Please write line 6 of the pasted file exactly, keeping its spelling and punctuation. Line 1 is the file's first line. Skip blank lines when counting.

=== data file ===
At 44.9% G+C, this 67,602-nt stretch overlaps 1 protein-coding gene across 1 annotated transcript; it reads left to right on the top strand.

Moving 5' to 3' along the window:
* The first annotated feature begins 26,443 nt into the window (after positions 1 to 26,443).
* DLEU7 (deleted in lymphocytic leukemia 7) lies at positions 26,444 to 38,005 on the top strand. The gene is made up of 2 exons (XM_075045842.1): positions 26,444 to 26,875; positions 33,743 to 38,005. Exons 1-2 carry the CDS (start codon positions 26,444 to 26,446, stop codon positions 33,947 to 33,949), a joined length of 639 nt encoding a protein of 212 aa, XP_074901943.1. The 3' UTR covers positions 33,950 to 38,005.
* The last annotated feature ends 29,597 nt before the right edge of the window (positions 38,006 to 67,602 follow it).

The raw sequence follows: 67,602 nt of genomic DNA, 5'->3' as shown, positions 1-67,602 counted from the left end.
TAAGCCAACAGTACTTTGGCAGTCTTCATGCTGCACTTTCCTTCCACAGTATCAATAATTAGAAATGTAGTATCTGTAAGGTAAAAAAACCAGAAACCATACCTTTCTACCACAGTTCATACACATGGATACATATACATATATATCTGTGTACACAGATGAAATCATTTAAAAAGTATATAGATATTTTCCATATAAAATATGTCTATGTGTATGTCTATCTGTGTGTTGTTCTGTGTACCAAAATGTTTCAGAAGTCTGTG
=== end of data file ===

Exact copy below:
The raw sequence follows: 67,602 nt of genomic DNA, 5'->3' as shown, positions 1-67,602 counted from the left end.